From Bach: Great Organ Favorites, as recorded by E. Power Biggs (1906-1977).

2.     Monster Mash Bobby “Boris” Pickett & The Crypt-Kickers (1962)      3:14

This was the biggest hit for Bobby “Boris” Picket (1938-2007), featuring his vocal impersonations of Boris Karloff and Bela Lugosi.  In addition to being a #1 hit single and selling millions of copies, it’s probably the pop song most associated with Halloween.  Below, a clip of Pickett lip-synching to his hit, sometime in the mid-1960s.

3.     The Time Warp Riff Raff, Columbia, Magenta, Narrator, & the Transylvanians (1975)      3:20

From the film of The Rocky Horror Picture Show, featuring the vocal talents of Richard O’Brien (Riff Raff), Nell Campbell (Columbia), Patricia Quinn (Magenta), Charles Gray (Narrator), and others. In the video below, you’ll also see Susan Sarandon (Janet) and Barry Bostwick (Brad).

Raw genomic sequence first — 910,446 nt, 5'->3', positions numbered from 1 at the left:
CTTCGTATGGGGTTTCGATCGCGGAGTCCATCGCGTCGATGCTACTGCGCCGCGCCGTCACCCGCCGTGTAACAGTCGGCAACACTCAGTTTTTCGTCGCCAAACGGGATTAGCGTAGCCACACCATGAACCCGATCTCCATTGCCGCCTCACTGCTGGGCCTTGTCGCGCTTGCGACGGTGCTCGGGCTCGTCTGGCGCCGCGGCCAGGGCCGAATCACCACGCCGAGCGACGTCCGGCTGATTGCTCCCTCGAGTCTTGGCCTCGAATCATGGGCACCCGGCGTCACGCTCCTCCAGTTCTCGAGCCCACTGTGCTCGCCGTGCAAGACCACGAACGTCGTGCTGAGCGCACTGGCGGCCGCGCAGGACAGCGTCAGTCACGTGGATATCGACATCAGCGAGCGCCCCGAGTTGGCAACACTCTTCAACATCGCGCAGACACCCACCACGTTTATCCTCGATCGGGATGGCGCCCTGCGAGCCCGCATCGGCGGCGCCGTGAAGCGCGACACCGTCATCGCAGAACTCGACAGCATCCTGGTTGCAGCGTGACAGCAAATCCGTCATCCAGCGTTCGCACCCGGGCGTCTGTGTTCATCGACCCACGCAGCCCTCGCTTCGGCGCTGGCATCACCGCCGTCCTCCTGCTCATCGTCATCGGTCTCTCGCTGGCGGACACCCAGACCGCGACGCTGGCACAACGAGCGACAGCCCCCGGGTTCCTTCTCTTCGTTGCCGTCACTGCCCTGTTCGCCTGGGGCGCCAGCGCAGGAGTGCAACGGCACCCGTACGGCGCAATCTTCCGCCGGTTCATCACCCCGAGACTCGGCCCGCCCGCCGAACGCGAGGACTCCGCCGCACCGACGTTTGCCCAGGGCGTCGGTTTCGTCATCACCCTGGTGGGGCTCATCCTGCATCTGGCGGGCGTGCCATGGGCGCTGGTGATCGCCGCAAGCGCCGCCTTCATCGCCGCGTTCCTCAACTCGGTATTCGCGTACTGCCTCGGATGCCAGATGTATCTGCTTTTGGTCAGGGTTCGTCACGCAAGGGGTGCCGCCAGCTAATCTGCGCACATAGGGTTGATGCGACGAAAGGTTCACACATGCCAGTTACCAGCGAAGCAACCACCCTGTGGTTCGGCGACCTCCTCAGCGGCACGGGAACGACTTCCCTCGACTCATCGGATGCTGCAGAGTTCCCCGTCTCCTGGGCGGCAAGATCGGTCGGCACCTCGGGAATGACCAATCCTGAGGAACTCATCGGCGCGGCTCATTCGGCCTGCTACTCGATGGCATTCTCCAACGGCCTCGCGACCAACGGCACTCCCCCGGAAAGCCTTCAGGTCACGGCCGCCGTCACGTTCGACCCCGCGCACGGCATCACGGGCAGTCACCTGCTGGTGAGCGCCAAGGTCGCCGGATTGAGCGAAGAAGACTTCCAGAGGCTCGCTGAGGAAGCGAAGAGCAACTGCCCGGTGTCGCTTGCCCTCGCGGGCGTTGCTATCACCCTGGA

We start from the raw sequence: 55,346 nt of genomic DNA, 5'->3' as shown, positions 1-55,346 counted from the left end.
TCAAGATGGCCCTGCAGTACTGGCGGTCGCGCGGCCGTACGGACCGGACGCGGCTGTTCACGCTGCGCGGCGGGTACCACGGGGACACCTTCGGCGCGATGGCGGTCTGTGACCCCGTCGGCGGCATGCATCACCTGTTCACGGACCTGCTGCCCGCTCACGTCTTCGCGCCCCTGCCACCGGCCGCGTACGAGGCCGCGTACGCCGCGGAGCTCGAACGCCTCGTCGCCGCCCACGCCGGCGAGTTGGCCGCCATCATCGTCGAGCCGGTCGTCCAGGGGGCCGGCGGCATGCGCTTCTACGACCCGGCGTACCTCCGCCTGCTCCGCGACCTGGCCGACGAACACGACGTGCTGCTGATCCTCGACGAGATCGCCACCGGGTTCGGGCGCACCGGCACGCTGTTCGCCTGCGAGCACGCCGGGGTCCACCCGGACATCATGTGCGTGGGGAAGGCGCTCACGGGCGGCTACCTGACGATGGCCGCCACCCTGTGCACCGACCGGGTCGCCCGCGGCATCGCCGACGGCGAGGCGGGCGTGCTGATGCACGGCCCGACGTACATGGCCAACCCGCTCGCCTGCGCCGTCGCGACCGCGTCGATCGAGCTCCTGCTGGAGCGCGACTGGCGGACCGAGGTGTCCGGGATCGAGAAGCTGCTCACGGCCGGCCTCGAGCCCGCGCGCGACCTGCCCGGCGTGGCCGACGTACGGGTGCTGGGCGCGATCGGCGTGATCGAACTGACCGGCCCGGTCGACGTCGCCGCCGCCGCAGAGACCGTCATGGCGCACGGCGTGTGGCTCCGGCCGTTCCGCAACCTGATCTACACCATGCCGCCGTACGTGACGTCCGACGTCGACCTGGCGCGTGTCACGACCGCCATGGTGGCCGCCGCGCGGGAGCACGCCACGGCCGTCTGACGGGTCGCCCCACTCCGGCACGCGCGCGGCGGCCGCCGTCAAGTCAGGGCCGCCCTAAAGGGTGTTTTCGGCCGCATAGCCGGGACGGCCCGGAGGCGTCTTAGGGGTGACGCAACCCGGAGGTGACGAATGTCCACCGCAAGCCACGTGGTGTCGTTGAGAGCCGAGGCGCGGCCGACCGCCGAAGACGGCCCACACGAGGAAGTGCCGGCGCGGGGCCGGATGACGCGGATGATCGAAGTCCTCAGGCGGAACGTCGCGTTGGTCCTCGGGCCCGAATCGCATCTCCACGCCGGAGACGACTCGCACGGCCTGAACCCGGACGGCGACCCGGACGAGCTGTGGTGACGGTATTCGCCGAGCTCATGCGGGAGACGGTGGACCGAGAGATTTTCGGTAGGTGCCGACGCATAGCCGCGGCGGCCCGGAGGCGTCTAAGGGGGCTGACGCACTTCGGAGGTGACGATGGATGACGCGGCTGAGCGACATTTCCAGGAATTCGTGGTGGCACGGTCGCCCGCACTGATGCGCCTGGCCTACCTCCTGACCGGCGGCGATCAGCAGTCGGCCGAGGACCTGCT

4.     Thriller Michael Jackson (1982)      5:58

Accompanied by Vincent Price‘s monologue, the title track from one of the biggest-selling albums of all-time.  If you grew up in the 1980s, you’ll remember the videos.  Heck, even if you didn’t grow up then, you might know them: “Beat It,” “Billie Jean,” and of course… “Thriller.”

5.     Werewolves of London Warren Zevon (1978)      3:27

The late Mr. Zevon‘s biggest hit — actually, I think it was his only hit.  A great song, and a much better use of the music from Lynyrd Skynyrd’s “Sweet Home Alabama.”  First appeared on the album Excitable Boy.

6.     I Put a Spell on You Screamin’ Jay Hawkins (1956)      2:31